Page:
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The Startup Rush (lucisferre.net)
46 points by lucisferre on Nov 14, 2011 | hide | past | favorite | 10 comments

The quote from the article The reality is that there seems to be a significant deficit of modern, high quality, software solutions in many, if not most, markets and furthermore, there is also a deficit of talented developers and designers to capitalize on and satisfy these markets.

You could have said that about the dotcom bubble and be correct at that time. But the gold rush analogy fits very well for that scenario with the benefit of hindsight.

Any scenario including the current startup rush could be made to fit into either one of the options presented.

The reality is: a) currently we are not in an economic slump wrt startup funding b) there will be companies which will make it out of the gold rush looking like visionaries (ala Levis Jeans). c) there will be companies that have attracted significant capital which will go bust.

That is market economics with nothing unusual. The determining factor would be the % of the companies funded which will survive and thrive. I would bet towards a high percentage of busts than winners. And that doesn't make me a genius, i am just stating the obvious.

With the benefit of hindsight, though without looking up any numbers to back up this claim, I'd be willing to bet that during the dot.com era the real demand for software and web development was, in fact, much lower than it is today, but the hype around the potential to 'strike it rich' just as great (perhaps greater).

I'm sure there will be a high percentage of busts, that is for the most part true for any entrepreneurial ventures. I will say though that today's situation isn't the same as the past. During the dot.com days one of the RIM founders stated at a conference I attended, that many companies were being funded almost purely on the number of comp sci. and engineering graduates they had hired.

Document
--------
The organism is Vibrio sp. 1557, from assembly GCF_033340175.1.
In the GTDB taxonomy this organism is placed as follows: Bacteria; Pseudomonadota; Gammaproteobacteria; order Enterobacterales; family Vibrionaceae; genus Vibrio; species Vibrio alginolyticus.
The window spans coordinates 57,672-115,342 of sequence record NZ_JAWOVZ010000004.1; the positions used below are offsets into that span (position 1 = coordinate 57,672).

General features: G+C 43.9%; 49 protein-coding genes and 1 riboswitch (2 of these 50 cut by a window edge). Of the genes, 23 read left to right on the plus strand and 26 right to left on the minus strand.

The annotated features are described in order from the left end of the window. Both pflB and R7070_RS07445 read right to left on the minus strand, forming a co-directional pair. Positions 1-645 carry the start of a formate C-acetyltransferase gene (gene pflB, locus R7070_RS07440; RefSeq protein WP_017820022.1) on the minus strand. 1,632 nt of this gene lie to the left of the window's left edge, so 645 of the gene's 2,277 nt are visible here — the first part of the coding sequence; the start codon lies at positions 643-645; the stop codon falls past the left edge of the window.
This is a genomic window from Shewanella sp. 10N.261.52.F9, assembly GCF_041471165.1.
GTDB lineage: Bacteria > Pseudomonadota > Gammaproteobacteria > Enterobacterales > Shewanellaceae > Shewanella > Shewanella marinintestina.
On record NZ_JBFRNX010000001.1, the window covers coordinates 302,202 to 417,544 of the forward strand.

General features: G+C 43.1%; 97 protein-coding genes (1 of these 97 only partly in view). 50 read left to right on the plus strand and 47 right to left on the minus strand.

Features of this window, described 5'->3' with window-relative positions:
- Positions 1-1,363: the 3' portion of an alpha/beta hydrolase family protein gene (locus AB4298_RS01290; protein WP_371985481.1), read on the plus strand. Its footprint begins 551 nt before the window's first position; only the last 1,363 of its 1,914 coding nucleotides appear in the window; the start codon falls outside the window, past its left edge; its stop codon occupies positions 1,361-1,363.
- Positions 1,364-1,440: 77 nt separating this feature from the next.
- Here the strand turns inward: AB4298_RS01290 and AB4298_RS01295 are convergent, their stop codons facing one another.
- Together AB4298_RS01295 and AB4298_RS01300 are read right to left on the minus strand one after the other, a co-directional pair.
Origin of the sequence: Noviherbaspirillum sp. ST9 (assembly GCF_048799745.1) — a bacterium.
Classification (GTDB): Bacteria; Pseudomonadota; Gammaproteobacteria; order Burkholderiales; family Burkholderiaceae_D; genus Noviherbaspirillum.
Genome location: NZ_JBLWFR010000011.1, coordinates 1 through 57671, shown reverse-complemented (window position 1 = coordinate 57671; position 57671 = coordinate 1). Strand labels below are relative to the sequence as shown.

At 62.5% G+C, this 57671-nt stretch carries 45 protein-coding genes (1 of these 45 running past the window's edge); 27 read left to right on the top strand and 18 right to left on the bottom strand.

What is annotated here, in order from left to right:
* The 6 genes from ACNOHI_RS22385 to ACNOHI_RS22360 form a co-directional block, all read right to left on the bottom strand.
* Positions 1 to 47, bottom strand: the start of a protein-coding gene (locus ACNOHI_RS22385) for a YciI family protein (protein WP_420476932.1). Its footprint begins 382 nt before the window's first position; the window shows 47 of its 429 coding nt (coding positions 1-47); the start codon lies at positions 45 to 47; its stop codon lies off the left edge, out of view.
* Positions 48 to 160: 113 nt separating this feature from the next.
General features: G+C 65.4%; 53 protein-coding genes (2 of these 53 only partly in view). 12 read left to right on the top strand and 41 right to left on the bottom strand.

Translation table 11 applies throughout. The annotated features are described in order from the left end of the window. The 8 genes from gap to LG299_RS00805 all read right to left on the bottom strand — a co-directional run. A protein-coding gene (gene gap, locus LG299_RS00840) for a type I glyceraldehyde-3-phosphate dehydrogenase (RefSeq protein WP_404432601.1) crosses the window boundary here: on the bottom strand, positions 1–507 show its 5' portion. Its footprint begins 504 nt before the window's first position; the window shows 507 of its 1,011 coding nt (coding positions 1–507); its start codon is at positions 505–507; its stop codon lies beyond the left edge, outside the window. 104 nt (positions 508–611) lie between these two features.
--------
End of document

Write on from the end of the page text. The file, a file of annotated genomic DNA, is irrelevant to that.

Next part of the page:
Sure, it's still a rush. There is more hype than realism in the air, but certainly not nearly as much, and the opportunities are far more tangible this time. Make no mistake, gold rush or land rush, hard work is typically a necessary condition to succeed, but my argument is that success is a realistic achievement, given willingness, talent and drive. No amount of that will manage to squeeze gold from a tapped vein.

Sure. But what's the relative busts-to-winners proportion here versus before or after the startup rush? Do you think the number of busts will be higher than, say, just post-dot-com-boom?

A land rush seems like a better analogy, partly because it's going to take a lot of work to capitalize well on what we've got here. There could be a funding bubble (there certainly isn't any more in VC, but maybe for angels), but that's different from a "startup bubble."

I think we're going to be reminded that when factories aren't a significant advantage, you can have a much higher proportion of entrepreneurs and the self-employed and still have everything work well. Mom and pop grocery stores aren't such a huge historical anomaly that we can't do that again -- now that the "grocery" doesn't need the resources of a giant multinational corporation behind it.

Some things will still always be done better by giant multinational corporations, but so far "managing artisans and figuring out what they should make" isn't in that category. And the few multinationals that are any good whatsoever at that are legendary for it (e.g. Disney).

I think we're going to be reminded that small companies are always how good artisans have tended to organize themselves, and architects, civil engineers, lawyers and doctors have always tended to operate independently or in small partnerships.

Programming is headed that way.

The analogies to land rush and gold rush is misguided.

The "bubble" refers to asset valuations. Right now, we have social networking companies being valued above companies with large infrastructures (like oil rigs, auto manufacturing operations).

I suspect after the default by Greece and Italy, we will rediscover the value of tangible assets.